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New Stamp Duty Rules


Following the latest budget, the Government has outlined its planned modifications to the stamp duty system.  Properties sold for more than £2m will now be subject to a charge of 7% of the purchase price. This will represent an extension to the current stamp duty thresholds, where residential properties over £1m are liable for 5% stamp duty.  In addition to this, those buying properties for over £2m via a company will now pay 15%.

The Chancellor, Mr Osborne, said that those who bought at the top end of the market should contribute more: It is fair when money is tight, and so many families could do with help, that those buying the most expensive homes contribute more.  The move is predicted to generate an additional £150m for the treasury in the next financial year & rising to £300m by 2016-17.

The change will only affect a small number of house buyers; Land Registry figures for November 2011 show that there were only 121 homes sold for more than £2m in England and Wales. That is just 0.2% of the total 57,967 houses sold that month, and of those 121, 98 were in London.

In addition to this new extra tier of high-level of stamp duty, the chancellor is clearly keen to close some loopholes.  One popular way of stamp duty avoidance was to set up a limited company to buy the property, which immediately sold it back to the individual, or which pushed the price up when selling on to the next buyer & done by the owner selling shares in the company, rather than the property itself.  From now on, those buying properties for over £2m via a company will now pay 15% stamp duty.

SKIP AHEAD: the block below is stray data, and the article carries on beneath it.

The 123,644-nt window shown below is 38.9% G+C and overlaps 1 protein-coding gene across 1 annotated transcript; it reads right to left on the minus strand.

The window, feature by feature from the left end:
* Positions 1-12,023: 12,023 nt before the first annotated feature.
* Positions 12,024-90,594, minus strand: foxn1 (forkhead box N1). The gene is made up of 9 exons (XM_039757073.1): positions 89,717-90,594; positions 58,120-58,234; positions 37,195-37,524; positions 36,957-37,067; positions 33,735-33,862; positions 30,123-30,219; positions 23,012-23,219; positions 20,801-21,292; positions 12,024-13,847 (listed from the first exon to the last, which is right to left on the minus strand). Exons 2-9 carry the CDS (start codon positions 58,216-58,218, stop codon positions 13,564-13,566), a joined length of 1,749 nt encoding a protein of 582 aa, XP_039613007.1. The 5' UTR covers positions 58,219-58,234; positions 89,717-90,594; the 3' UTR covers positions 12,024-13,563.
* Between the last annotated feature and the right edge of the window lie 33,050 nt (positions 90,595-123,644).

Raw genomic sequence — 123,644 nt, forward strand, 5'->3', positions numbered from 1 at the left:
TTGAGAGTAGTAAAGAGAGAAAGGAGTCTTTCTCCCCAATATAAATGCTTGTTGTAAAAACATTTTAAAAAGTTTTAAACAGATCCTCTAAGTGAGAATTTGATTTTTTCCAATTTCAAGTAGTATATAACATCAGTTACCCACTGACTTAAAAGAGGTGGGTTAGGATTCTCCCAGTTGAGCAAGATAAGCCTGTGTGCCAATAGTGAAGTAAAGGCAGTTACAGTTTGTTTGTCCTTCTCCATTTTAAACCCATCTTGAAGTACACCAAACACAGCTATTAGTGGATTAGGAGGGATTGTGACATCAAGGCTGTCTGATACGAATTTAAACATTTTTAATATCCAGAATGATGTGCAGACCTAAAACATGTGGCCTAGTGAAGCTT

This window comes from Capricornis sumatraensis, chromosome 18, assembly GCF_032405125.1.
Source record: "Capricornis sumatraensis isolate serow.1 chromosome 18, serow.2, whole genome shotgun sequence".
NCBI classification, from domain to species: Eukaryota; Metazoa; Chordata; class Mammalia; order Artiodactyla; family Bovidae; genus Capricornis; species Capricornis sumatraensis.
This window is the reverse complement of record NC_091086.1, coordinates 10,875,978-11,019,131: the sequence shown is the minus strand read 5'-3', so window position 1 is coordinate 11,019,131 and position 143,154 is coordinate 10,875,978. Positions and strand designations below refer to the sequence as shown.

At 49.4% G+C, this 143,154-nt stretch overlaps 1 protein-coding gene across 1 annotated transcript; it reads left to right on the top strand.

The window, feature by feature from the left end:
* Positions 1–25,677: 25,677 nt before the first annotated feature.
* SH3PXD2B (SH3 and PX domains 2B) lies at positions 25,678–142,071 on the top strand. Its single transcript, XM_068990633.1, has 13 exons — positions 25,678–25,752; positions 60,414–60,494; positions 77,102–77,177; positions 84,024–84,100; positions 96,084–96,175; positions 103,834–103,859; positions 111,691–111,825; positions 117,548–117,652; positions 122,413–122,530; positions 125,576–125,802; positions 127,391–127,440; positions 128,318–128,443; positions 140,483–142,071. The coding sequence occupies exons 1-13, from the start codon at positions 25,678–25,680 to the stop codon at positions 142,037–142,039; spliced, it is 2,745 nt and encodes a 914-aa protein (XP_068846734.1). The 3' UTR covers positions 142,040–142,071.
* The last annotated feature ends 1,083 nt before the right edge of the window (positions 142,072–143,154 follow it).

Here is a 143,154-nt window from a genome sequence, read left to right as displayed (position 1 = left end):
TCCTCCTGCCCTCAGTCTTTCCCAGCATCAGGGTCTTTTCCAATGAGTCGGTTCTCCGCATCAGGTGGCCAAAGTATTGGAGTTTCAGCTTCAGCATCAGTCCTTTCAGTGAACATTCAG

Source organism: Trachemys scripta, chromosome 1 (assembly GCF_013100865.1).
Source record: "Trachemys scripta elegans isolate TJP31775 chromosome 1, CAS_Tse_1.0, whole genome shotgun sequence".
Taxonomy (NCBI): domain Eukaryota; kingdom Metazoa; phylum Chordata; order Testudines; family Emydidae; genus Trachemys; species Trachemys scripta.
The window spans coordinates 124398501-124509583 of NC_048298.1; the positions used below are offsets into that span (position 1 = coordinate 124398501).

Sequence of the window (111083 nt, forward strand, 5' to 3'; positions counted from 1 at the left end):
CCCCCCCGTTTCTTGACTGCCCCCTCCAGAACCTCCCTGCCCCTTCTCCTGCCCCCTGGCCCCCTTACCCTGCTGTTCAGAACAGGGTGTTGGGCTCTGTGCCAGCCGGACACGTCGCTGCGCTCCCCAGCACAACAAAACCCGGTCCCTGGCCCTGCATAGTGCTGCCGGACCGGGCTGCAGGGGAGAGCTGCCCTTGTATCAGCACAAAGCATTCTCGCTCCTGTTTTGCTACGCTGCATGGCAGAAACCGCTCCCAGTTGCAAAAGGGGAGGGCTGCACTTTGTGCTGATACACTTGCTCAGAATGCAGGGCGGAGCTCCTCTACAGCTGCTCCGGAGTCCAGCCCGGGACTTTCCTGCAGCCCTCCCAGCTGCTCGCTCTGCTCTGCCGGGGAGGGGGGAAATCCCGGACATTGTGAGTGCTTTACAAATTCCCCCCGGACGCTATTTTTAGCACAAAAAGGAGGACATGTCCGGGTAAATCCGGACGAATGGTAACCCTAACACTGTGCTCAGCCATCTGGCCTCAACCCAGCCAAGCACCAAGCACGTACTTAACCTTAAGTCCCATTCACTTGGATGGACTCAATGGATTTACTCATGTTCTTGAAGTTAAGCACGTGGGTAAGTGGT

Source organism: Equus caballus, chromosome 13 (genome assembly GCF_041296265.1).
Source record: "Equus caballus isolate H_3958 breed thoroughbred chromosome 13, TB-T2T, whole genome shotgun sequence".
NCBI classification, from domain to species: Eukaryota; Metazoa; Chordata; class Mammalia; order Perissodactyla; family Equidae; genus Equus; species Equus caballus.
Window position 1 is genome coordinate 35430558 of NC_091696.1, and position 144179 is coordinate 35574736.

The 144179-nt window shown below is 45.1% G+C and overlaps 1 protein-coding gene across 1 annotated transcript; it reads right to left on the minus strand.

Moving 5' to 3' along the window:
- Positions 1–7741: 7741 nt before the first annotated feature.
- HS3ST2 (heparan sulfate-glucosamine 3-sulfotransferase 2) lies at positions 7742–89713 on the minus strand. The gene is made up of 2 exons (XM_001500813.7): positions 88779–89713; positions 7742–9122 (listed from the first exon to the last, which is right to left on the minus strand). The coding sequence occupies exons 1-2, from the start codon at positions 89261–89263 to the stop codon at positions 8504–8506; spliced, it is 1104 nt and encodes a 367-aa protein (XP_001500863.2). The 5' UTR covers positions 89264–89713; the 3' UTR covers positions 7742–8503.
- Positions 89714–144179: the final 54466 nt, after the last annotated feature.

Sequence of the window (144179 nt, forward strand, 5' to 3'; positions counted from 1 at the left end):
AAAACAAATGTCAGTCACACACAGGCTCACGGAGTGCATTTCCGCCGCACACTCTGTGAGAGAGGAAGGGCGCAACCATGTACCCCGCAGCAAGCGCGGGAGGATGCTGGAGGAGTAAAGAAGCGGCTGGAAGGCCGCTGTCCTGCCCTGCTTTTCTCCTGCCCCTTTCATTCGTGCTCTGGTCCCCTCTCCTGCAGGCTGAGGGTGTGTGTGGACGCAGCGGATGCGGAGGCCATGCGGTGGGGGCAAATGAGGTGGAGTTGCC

Also, overseas companies that already own UK residential property worth more than £2m will be subject to capital gains tax from April 2013.  A somewhat controversial move for the chancellor, as it could well make the UK less attractive to foreign investors.


New Stamp Duty Thresholds for Residential Property Purchase

Purchase Price

Stamp Duty Payable

£125,000 to £250,000


£250,000 to £500,000


£500,000 to £1,000,000


£1,000,000 to £2,000,000


Over £2,000,000



Sources: bbc.co.uk, hm-treasury.gov.uk (image courtesy of telegraph.co.uk)